Washington Youth and Families Fund: Making Homeless Rare, Brief, One-Time

WYFF image family

Seattle University will join Washington Gov. Jay Inslee, First Lady Trudi Inslee and nearly 40 different partner organizations today in a pledge to make family and youth homelessness rare, brief and one-time in our state by 2020.

It’s part of a celebration of the Washington Youth & Families Fund (WYFF). The fund is expanding its focus to embrace youth and young adults, building on 10 years of groundbreaking collaboration that is improving how homeless families and youth are served.

Seattle University’s President Stephen V. Sundborg, S.J., will be one of the signatories on the WYFF Memorandum of Understanding to be signed by business, government and community leaders today.

Seattle University President Stephen V. Sundborg, S.J., joins dignitaries signing the pledge to make family and youth homelessness rare, brief and one-time.

“Education is a critical piece of the puzzle in addressing homelessness. We believe every child deserves a place to call home, yet more than 30,000 school-aged children in Washington state – from kindergarten through high school – were reported as homeless in 2012-2013,” Fr. Sundborg said. “These children and their families need support to keep the children in school and to help the families succeed. The Washington Youth & Families Fund has been providing that support since 2004, and is an important investment in the future of the families in our state.”

The fund, established in 2004 by the Washington State Legislature and managed by Building Changes, is a unique partnership among funders, governments and service providers to share solutions and streamline resources for homeless youth and families.

Our project is proud to be one of the many Seattle University initiatives working to fight homelessness and poverty, and to join partners across the state in working to make family and youth homelessness rare, brief and one-time..

The Smiths — The Film About Homelessness That Had To Be Made

A new animated film about family homelessness and helping neighbors 

By Lisa Gustaveson, Project Manager for Seattle University’s Faith & Family Homelessness Project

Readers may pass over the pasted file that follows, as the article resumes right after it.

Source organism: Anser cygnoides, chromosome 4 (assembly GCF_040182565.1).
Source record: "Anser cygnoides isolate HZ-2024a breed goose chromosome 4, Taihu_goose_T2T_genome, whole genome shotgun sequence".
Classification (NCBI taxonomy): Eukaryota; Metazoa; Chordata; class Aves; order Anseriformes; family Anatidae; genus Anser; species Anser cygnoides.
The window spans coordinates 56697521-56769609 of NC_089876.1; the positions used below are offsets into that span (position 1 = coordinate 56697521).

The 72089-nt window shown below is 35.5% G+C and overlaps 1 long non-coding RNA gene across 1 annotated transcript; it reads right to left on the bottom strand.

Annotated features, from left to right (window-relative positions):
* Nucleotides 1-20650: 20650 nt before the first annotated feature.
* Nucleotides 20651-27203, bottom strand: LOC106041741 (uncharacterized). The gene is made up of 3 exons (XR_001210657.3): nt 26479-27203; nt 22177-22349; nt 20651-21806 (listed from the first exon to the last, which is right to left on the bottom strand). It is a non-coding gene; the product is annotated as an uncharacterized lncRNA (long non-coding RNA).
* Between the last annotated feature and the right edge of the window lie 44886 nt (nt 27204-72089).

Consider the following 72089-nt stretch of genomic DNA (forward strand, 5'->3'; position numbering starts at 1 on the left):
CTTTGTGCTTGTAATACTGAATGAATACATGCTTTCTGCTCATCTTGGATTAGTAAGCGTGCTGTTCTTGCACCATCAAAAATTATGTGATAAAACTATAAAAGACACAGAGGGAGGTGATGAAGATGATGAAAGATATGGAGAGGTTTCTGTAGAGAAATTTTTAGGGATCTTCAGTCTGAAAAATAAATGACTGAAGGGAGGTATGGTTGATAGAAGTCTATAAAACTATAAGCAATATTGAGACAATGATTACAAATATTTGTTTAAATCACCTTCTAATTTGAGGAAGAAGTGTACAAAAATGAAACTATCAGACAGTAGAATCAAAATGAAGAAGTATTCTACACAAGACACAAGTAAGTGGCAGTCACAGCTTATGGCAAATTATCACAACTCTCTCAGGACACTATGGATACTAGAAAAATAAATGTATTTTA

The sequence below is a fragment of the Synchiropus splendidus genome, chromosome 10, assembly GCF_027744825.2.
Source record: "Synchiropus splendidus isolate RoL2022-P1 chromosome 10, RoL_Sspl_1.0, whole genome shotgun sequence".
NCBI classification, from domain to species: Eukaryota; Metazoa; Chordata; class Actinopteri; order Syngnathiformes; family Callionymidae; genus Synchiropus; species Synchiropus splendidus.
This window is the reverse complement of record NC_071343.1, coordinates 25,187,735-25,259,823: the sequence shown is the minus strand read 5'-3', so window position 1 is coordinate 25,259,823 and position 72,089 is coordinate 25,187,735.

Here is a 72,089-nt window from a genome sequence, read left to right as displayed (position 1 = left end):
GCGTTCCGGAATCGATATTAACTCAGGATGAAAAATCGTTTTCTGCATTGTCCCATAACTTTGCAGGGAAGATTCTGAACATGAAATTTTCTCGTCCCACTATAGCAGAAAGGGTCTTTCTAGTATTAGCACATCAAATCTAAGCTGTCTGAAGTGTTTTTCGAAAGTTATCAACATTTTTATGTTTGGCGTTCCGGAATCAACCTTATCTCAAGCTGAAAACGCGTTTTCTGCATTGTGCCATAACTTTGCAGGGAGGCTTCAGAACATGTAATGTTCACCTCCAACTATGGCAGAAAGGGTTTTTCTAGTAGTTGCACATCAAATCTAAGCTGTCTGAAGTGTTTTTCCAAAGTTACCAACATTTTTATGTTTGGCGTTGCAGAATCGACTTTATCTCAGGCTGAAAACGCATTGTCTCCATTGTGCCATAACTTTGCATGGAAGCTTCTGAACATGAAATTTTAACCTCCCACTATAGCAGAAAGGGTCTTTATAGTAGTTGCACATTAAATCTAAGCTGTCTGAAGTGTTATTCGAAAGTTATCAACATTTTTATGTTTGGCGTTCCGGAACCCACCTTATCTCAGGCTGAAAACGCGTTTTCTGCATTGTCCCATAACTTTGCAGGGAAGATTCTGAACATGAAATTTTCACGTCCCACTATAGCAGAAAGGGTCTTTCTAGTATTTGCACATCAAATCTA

As program manager for Seattle University’s Faith & Family Homelessness Project, I spend much of my time visiting local emergency shelters, churches, synagogues and mosques. During my visits, I often meet dedicated volunteers who spend countless hours providing meals, collecting clothes, back to school supplies, and hygiene items, for people experiencing homelessness (you all know who you are!).

During these visits, the question I am most frequently asked by volunteers is, does any of this make a difference? They wonder if they really are helping to end family homelessness.

It’s easy to feel overwhelmed and unappreciated when the number of homeless families seems to grow every day. It’s also hard to find the best way to describe the importance of each and every act of kindness, how all those little gestures make a difference.

That’s why I was so excited when I learned about filmmaker Neely Goniodsky’s plans to create the short animated film, “The Smiths,” as part of Seattle University’s Film and Family Homelessness Project.

“The Smiths” is one of four short films created through the project, collectively titled “American Refugees.”


The Smiths American refugees

A still from the film “The Smiths.” The vivid colors used throughout the film convey the intense emotions of a family who is homeless, as they try to make ends meet.

I was a member of the project’s advisory team, so I had the opportunity to read the proposal by Neely Goniodsky. As I read it, I knew that the film should be – no, HAD to be – made.

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Guest Post: One Night in a Car, Our Family’s Story

Watching her child and grandchildren struggle with homelessness drove Diane to action. Read about their experiences and how Diane created a fantastic advocacy event scheduled for Aug. 22-23 in Pierce County.

Seattle University School of Theology and Ministry's Faith & Family Homelessness Project

Diane is a devoted wife, mother of two daughters and grandmother of three. She and her husband are entrepreneurs and have owned their own business for over 30 years. Diane has participated in 60-mile cancer walks, Kiwanis, Lions, and has volunteered with St Jude’s and the Make-A-Wish Foundation. She is a passionate advocate for better programs to prevent and eliminate family homelessness.

This is her family’s story.

One Night in a Car

Over the past year I’ve dreamt of being involved in an event where others can learn what it is like, just for one night, to sleep in your car. If nothing else, the event would increase community awareness around the many children who call the family car home. These kids wake up in their car and head off to school to return to a car that may or may not be in the same place. My family has…

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Hack to End Homelessness: Tiana’s Take (New Video)

What was the role of Seattle University faculty, students and staff in the Hack to End Homelessness? They were planners, community liaisons, hackers and volunteers.  This awesome new video by our project assistant, Tiana Quitugua, tells the stories of the many folks in red at the Hackathon.

Tiana is one of the stellar Seattle U students graduating this weekend, and this is one of her final projects for us.  Thank you, Tiana, for capturing this experience and telling it from the SU perspective, and for all your great work for us.

For more about the Hackathon, read our recap.